June, 2018 update.

A potentially deadly brain-eating amoeba has been detected in a Louisiana neighborhood’s drinking water — the third time the terrifying discovery has been madein the same parish since 2015, reports said.

Naegleria fowleri, which causes fatal brain swelling and tissue destruction, was found over the weekend in Terrebonne Parish, deep in the Louisiana bayou about an hour south of New Orleans, WWL-TV reported.

RPWT DIVER

Potable Water Line Air Diver

 

About a year ago on Monday, July 03, 2017- ABC 7 Chicago News reported that Louisiana health officials confirmed the presence of Naegleria fowleri, commonly known as the brain-eating amoeba, in Ouachita Parish’s North Monroe water system and Terrebonne Parish’s Schriever water system in Louisiana during routine testing. Officials reassured residents that drinking tap water is still safe and that taking precautions in pools and showers can reduce their risk of infection.

The Louisiana Department of Health said it notified public health officials and the administrators of the water systems on Thursday June 29, 2017. The health department urged residents to avoid getting water in their noses, which is how the organism can infect the brain. The department also advised the public to run baths, shower taps and hoses for at least five minutes before use to flush the pipes. According to the Centers for Disease Control and Prevention, the Naegleria fowleri can cause primary amebic meningoencephalitis (PAM), a brain infection that is almost always fatal. People are particularly at risk for contracting PAM if the amoebas enter through the nose, which can happen when people swim or dive in freshwater contaminated with Naegleria fowleri. In the early stages of PAM, symptoms may be similar to those of bacterial meningitis: a severe headache, fever, nausea and vomiting. Late-stage symptoms include seizures, hallucinations and coma.The Louisiana Department of Health has tested for Naegleria fowleri since 2013, with officials sampling public drinking water systems each summer when temperatures rise. Officials have collected 540 samples to test for this amoeba since 2013. The health department ordered the water systems to switch to the free chlorine disinfection method for 60 days to ensure that any remaining amoebas in the systems are eliminated.

Unfortunately switching to free chlorine is only a bandaid on a larger problem that is not going away any time soon.

Removing sediment from the interior floor of the tank is the only way you can be sure to get rid of this type of contaminant. Many think a “Chlorine Burn” is the answer. Wrong. The “Burn” only works if the tank is clean.

If there is sediment on the floor of the contaminated tank the intruder will still be there under the sediment and grow again after the additional chlorine is gone. The AWWA recommends tanks be cleaned every 3 to 5 years. Still some are never cleaned.

Photo #3 Potable Water Tank Cleaning with Diver (c) Ron Perrin.com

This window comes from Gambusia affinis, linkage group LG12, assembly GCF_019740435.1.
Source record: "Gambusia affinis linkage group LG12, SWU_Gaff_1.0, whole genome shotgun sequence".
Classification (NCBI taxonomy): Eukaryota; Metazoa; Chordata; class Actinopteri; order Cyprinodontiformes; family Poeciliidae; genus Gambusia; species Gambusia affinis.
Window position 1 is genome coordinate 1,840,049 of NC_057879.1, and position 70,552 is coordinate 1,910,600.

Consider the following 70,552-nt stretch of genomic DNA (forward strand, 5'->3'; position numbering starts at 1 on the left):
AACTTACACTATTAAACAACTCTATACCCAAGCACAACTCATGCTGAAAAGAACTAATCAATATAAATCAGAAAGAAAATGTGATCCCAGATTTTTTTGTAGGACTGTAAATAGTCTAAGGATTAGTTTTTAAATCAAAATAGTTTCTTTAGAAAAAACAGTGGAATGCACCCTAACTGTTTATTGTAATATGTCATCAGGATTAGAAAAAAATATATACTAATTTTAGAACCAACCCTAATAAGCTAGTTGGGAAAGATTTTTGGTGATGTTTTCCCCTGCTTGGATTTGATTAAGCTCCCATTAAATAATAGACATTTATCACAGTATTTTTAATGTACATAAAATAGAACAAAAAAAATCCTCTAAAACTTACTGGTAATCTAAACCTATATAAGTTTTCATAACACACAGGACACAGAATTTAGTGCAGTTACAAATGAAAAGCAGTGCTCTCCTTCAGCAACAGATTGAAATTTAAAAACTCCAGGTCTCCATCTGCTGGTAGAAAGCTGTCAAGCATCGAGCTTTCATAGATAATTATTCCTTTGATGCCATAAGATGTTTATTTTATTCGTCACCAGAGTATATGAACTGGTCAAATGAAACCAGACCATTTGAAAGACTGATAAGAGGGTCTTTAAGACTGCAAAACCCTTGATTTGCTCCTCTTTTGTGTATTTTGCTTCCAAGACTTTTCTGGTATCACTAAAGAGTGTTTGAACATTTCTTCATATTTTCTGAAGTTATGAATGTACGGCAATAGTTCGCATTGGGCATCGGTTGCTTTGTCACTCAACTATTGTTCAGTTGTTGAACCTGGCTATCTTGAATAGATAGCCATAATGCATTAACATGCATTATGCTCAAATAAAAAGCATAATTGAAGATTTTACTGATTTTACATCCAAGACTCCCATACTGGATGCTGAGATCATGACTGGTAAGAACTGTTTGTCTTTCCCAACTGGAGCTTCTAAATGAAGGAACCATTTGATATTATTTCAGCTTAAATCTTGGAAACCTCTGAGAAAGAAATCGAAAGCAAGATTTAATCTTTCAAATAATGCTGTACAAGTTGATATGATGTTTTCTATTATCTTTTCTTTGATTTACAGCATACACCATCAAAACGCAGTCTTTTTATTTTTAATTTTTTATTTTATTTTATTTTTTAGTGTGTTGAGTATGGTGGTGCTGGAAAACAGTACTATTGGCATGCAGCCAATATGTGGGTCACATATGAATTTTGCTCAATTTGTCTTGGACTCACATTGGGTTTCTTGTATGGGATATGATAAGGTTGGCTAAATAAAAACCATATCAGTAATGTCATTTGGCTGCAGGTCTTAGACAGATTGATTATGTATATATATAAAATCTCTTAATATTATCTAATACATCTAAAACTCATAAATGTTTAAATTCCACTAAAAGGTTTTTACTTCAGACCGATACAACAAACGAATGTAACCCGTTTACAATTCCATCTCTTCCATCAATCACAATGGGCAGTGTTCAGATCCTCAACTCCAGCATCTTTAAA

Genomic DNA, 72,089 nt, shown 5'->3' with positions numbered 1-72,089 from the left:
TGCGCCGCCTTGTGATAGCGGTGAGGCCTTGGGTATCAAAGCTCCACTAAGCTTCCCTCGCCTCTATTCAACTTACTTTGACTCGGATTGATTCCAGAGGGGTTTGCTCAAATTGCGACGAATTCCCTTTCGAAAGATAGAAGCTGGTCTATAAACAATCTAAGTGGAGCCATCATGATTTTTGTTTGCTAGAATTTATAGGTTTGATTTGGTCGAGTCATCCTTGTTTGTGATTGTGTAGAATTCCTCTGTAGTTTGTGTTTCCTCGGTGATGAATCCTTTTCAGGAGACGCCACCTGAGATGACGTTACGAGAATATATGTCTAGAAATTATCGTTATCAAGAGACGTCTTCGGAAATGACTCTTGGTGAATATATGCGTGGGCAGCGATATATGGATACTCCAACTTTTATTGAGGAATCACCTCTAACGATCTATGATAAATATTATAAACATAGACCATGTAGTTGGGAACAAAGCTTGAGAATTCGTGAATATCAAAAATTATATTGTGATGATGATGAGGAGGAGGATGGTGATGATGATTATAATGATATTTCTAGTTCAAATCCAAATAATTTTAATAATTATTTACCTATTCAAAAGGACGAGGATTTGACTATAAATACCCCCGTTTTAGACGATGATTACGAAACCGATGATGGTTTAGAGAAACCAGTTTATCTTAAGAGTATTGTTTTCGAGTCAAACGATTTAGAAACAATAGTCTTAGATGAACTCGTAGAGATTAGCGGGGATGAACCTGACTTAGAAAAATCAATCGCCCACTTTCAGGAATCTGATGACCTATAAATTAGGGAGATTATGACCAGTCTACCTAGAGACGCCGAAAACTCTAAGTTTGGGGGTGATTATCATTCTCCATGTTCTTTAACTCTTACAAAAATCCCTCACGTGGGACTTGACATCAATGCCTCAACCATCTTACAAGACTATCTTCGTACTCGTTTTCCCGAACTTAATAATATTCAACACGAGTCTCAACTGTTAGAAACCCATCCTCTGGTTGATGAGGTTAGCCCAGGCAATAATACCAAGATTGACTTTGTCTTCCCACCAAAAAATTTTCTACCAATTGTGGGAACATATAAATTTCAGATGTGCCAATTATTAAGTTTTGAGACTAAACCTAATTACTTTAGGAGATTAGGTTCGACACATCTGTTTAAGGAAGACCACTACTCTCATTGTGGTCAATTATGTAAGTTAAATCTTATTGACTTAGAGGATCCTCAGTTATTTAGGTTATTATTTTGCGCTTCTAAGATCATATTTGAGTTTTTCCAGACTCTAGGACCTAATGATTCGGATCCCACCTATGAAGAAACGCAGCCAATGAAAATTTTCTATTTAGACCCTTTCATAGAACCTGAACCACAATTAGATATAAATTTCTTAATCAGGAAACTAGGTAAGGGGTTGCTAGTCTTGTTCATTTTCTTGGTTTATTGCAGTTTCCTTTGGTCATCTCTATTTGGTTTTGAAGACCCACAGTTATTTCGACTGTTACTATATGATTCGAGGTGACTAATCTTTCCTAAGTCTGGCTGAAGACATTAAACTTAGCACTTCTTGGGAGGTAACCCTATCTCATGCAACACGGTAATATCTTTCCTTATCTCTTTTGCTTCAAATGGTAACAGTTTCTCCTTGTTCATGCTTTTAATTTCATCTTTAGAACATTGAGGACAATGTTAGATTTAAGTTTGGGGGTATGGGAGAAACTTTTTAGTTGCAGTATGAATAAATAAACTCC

Why? How much of a reason do you need?

Keeping your tanks clean may prevent you from collecting a wide range of bacteria, protozoa, viruses and even amoebas like this. These microbes use the sediment on the floor of a dirty tank as a habitat to grow, deplete your chlorine reserves and become a real threat to public health.

All public water systems should clean all storage tanks and towers at least every five years. A potable water dive crew is one way to remove the sediment with minimal water loss and usually no disruption in service. After the sediment has been removed chemical treatments are many times more effective.

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Photos: 

#1 File Photo Potable Water Tank Cleaning with Diver (c) Ron Perrin.com 

#2 CDC- Naegleria fowleri (commonly referred to as the “brain-eating amoeba”)

#3  File Photo Potable Water Diver (c) Ron Perrin.com 

File Photo Potable Water Tank Cleaning with Diver (c) Ron Perrin.com 

Why do some utilities NOT clean their water tanks and towers? On the Missouri Department of Natural Resources Water Protection Program fact sheet they state: “Routine inspection, cleaning and maintenance of finished water storage facilities are clearly necessary to protect public health.” Isn’t that just common sense? Some states do not have rules on when you inspect or clean tanks. Water storage tanks and towers are the last stop water makes before it comes to the tap at your home. These tanks need to be inspected inside and out every year. We have been using underwater cameras to get that done since 1997. If our cameras find sediment build-up we can remove it with a potable water dive team. Our services are efficient and affordable but still many communities choose to do nothing at all. Check this video out and let us know what you think.

 

Source: Missouri has no requirement to clean water towers

Source: Missouri has no requirement to clean water towers

A report released this week stated 193 water systems were in violation of federal safe drinking-water regulations. Almost half were in Kansas, Texas and Puerto Rico.

The report points out that small water systems violate safe drinking-water standards more often than large ones and are less likely, “to have the technical capacity required to properly monitor their water for contaminants, make timely repairs or replace faulty materials.”

SEE KCEN NEWS STORY

If you manage a small water system hire a professional contractor to perform an annual storage tank inspection. Know what is going on inside the tanks. If your tanks have never been cleaned it may be a better idea to clean them before doing a inspection. 

In our business we see tanks every week that have never been cleaned.

The basic housekeeping of cleaning water storage tanks removes contaminants from the drinking-water distribution systems. After we clean tanks our customers consistently tell us they use less chlorine. Chlorine simply works better in a clean tank, it produces less byproducts and it allows you to meet safe drinking-water regulations more easily.

Currently the EPA has no rules requiring tanks to be inspected or cleaned.

If you think the EPA should require water storage tanks to be inspected or cleaned please scroll down and take the poll on this page!

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Photo:  Sediment being removed from the floor of a water storage tank.